THE SERVANT GENERAL
ON POPE FRANCIS
CALLED TO BE SERVANTS
Pope Francis wants priests to be simple, humble servants.
Indeed that is what they are supposed to be, just as all of
us laypeople who serve the Lord. For us in CFC-FFL, we in
fact enshrined Servant Leadership as a basic Core Value.
There is always the danger, even in Church work, that those
appointed as leaders will look to title, position, power,
privilege, etc. Once that happens, things go wrong. They become
protective of turf, they get hurt when they are not acknowledged,
they become proud, they impress people with their position
and authority, they lord it over their subordinates, they
insist on their own importance, and so on.
One reason I like LCSC is because there is no structure, no
hierarchy, no elders, no titles (except for a few due to practical
purposes), no turf, no infighting. Brethren just do work,
anonymously, without recognition or commendation. How I wish
all our seniors were just humble servant leaders.
Titles of course can be necessary, just to identify one’s
function or responsibilities. But what is not needed is any
kind of honorific. That is also why, even in giving titles
to our pastoral leaders, we changed the title “head”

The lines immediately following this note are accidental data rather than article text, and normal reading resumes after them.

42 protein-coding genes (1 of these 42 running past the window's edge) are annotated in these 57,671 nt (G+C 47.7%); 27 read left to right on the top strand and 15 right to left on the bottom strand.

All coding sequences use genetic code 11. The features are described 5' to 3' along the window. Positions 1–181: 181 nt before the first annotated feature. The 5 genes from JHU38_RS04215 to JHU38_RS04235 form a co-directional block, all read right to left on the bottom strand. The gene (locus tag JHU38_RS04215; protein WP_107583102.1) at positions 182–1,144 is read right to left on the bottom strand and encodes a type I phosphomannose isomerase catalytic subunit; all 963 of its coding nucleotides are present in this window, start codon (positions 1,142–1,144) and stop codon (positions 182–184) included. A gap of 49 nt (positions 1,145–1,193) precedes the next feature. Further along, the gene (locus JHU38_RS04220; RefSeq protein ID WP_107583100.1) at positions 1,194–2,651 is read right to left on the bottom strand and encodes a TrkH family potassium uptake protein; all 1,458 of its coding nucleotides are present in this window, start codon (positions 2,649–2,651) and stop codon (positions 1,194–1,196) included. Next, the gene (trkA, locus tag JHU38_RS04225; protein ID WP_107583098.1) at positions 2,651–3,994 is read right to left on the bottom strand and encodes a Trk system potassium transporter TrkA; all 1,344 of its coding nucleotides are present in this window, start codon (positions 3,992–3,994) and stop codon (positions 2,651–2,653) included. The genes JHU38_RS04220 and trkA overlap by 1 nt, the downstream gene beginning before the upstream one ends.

to “servant” (as in Chapter Servant rather than
But whatever the title, at the end of the day it is about
one’s heart. One is a leader but one is a servant, according
to the heart of Jesus who emptied himself and took the form
of a slave, not grasping at the reality that he was God.
Pope Strikes 'Monsignor' Honorific for Priests
Tuesday, 07 Jan 2014 12:32 PM
Pope Francis has done away with the honorific title "monsignor"
for all but a few priests, further evidence of his desire
for priests to be simple, humble servants.
Vatican's Secretary of State sent a letter to its embassies
asking them to inform bishops' conferences of the change.
From now on, the Vatican reported Tuesday, only diocesan priests
who are "chaplains of the Holy Father," can use
the honorific, and then only after they turn 65.
vicars, and archbishops still get to be called "monsignor"
and Holy See officials will have the title if their office
Vatican noted that Pope Paul VI reduced the number of ecclesiastic
honorifics in 1968 and that Francis' decision "should
be taken in this vein, as a further simplification."